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The Astrodome parking proposal is about to get real

Here it comes.

Still cheaper to renovate than the real thing

Harris County commissioners are poised to make their largest investment yet in the Astrodome’s future next week.

They are slated to vote on the first piece of a $105 million plan to raise the ground level two floors to fit in roughly 1,400 parking spaces, which would make the Dome suitable for festivals or conferences and usher in potential commercial uses in the more than 550,000 square feet that surrounds the core.

A majority of the county’s governing body indicated support for the plan Friday. If approved, it would begin to provide a future for the stadium more than 16 years removed from hosting its last Astros last game.

“This is making something happen, finally, with the Dome,” said Harris County Judge Ed Emmett.

[…]

Tuesday’s vote would be on whether to allocate $10.5 million of the “design phase” of the parking project. If approved, the county would hire an architectural and engineering team and, over 12 months, lay out the blueprints of the overall project. It’s not another study, Emmett said.

“No, this is actually doing the engineering to raise the floors, put the parking in,” he said.

The county also, for the first time Friday, detailed how it plans to pay for the stadium’s $105 million redevelopment. Budget officer Bill Jackson said about one-third of the project, or roughly $35 million, would come from the county’s general fund, made up largely of property tax revenue.

Another third would come from hotel taxes, with the remaining third coming from county parking revenues. These new covered spaces inside the Dome could generate top dollar.

Emmett noted the general fund component, around $30 million, is roughly equivalent to the amount the county estimates it would cost to demolish the Dome. In other words, money the county would have to spend even if it wanted to get rid of the facility.

Currently, the Dome costs close to $170,000 a year to maintain, Jackson said.

“There are some that just really don’t want to save the Dome. They want it torn down,” Emmett said. “This saves it in a very conservative way that makes it useful and preserves options for the future.”

There are still several unknowns. It’s possible, Jackson said, that after the design phase, the cost for construction might push the project above the $105  million goal, at which point commissioners would have to decide whether to move forward.

What happens to the 550,000 square feet of space surrounding the area where the field was is also still not firmed up. Emmett said it likely will be hammered out over the next year.

The plan still would have to be approved by the state historical commission, which currently considers the Astrodome a “state antiquities landmark,” meaning it cannot be “removed, altered, damaged, salvaged, or excavated without a permit from the Texas Historical Commission,” a spokesman said.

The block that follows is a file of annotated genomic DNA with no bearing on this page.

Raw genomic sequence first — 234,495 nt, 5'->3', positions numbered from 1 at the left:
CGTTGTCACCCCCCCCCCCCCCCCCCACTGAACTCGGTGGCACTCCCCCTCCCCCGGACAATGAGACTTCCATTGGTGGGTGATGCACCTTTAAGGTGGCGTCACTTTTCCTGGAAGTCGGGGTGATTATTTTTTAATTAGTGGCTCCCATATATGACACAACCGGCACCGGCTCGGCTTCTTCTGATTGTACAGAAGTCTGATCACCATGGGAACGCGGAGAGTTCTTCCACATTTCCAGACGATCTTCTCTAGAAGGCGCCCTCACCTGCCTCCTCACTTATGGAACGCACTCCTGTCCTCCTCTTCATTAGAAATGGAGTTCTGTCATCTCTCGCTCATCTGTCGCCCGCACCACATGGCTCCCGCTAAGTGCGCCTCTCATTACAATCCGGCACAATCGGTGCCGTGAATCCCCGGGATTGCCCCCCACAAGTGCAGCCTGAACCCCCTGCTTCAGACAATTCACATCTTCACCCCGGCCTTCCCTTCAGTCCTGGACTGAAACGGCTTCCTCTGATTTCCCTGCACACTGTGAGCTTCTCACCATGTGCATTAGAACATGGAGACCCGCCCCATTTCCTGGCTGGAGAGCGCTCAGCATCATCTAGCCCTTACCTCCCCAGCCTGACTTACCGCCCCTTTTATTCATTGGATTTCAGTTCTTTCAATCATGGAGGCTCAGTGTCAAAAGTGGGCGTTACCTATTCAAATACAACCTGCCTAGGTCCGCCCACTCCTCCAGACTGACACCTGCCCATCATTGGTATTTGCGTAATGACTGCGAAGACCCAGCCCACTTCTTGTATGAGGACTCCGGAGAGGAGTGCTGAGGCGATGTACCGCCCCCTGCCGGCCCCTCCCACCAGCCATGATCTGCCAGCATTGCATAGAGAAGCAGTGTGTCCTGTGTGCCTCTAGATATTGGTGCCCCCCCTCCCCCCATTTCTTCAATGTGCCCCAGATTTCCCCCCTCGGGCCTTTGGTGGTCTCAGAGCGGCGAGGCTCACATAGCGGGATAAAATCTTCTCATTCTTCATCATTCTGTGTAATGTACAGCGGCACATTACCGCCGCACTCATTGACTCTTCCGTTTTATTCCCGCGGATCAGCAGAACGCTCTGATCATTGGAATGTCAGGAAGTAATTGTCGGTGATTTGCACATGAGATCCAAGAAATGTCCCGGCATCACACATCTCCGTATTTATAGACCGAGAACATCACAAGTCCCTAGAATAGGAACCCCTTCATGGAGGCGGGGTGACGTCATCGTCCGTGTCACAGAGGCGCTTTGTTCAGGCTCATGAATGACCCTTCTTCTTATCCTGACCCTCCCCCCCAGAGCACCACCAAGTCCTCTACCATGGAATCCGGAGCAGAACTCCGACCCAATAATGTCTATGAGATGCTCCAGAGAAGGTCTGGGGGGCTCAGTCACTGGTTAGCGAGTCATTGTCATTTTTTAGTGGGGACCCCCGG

See here, here, and here for the background. It sounds like the Texans and the Rodeo aren’t fully on board with this, but I don’t know that it’s worth worrying about that. The idea behind this is that once the underground parking is available, then other redevelopment plans for the Dome become more feasible. I guess we’ll find out. The Chron editorial board, which supports the plan, has more.

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11 Comments

  1. C.L. says:

    Re: “Budget officer Bill Jackson said about one-third of the project, or roughly $35 million, would come from the county’s general fund, made up largely of property tax revenue.”

    If you, CoH, have $35M lying around ’cause you’ve been overtaxing me for the past decade on my home, howabout you divy that $35M up amongst the homeowners/apply my share towards my 2017 bill INSTEAD of using it to shove more money into this concrete albatross ?

    $105M to raise the floor, and then another $300+M to turn it into something after that ? $100M here, $100M there, pretty soon we’ll be talking about real money.

  2. Bill Daniels says:

    ” These new covered spaces inside the Dome could generate top dollar.”

    Perhaps, until people park in them for the very first time and discover that it takes 2 hours just to leave the parking lot after an event. Just tear this albatross down already.

  3. Bill Daniels says:

    @C.L.:

    Couldn’t have said it better myself. I agree with you 100%.

  4. Ross says:

    The $35 million is coming from the County, not the City of Houston. The County has a pile of money in the reserves.

  5. Mike says:

    I have no idea how much it takes to build a parking garage, but 105M for 1,400 spaces comes to about $75,000 per slot. That sounds crazy high to me, on a parking garage solution.

  6. voter_worker says:

    @Mike The parking structure will also be the platform upon which the eventual primary use will be developed, so some percentage of the $105 million would be associated with that use.

  7. C.L. says:

    So $30M to blow it up vs. $500+M to turn it into a parking garage for 1,500 cars… with the concourse area serving as a venue for ‘festivals, conferences, and commercial sales’ ?

    Please tell me this is going to be placed on a ballot for the people of Harris County to vote on…

  8. brad m says:

    I hope there is backlash on the Commissioners Court at the next election.

  9. C.L. says:

    This f**king thing just won’t go away.

  10. Bill Daniels says:

    @ Brad:

    I’m marking my calendar, because I agree with you on this one.

    @C.L.:

    I’m thinking the cast of the Walking Dead should be hired. They seem to know how to kill zombies.

  11. […] C.L. on The Astrodome parking proposal is about to get real […]

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